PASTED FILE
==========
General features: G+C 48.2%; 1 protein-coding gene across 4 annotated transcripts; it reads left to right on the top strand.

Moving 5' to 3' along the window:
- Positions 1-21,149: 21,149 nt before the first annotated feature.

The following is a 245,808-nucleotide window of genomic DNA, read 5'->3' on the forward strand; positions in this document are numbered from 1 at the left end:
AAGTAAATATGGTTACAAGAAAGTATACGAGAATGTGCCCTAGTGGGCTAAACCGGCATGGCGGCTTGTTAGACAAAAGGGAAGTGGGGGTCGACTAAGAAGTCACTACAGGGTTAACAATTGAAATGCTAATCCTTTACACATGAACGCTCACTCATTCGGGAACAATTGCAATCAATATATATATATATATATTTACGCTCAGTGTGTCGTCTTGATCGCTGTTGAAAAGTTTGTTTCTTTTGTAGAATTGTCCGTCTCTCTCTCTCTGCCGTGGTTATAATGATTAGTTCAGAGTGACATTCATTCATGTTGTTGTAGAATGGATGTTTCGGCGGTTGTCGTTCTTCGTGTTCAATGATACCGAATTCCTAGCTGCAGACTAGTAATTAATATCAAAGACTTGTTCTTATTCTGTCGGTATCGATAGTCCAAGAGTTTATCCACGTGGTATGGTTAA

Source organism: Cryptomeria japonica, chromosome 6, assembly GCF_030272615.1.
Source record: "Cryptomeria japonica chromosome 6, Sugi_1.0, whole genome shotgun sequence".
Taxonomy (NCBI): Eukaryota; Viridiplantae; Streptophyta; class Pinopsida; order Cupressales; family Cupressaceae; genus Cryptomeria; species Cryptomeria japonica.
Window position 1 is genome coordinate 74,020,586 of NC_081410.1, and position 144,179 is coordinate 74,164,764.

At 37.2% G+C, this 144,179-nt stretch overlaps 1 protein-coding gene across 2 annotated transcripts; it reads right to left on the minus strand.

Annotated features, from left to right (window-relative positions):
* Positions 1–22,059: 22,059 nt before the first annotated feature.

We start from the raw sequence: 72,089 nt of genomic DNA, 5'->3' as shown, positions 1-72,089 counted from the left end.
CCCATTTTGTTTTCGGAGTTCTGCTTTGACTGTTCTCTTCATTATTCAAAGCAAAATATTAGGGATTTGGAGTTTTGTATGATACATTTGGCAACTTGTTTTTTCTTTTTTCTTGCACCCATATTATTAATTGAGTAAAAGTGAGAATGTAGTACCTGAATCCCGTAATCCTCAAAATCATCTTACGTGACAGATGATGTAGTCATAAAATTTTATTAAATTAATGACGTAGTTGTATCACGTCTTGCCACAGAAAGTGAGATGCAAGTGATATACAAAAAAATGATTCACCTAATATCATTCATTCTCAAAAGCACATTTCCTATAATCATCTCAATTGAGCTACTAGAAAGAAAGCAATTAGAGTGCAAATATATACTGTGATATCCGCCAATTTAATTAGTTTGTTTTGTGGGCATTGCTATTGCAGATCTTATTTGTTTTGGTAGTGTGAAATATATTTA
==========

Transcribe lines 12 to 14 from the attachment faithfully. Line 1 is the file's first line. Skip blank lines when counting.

* Positions 1–22,059: 22,059 nt before the first annotated feature.

We start from the raw sequence: 72,089 nt of genomic DNA, 5'->3' as shown, positions 1-72,089 counted from the left end.
CCCATTTTGTTTTCGGAGTTCTGCTTTGACTGTTCTCTTCATTATTCAAAGCAAAATATTAGGGATTTGGAGTTTTGTATGATACATTTGGCAACTTGTTTTTTCTTTTTTCTTGCACCCATATTATTAATTGAGTAAAAGTGAGAATGTAGTACCTGAATCCCGTAATCCTCAAAATCATCTTACGTGACAGATGATGTAGTCATAAAATTTTATTAAATTAATGACGTAGTTGTATCACGTCTTGCCACAGAAAGTGAGATGCAAGTGATATACAAAAAAATGATTCACCTAATATCATTCATTCTCAAAAGCACATTTCCTATAATCATCTCAATTGAGCTACTAGAAAGAAAGCAATTAGAGTGCAAATATATACTGTGATATCCGCCAATTTAATTAGTTTGTTTTGTGGGCATTGCTATTGCAGATCTTATTTGTTTTGGTAGTGTGAAATATATTTA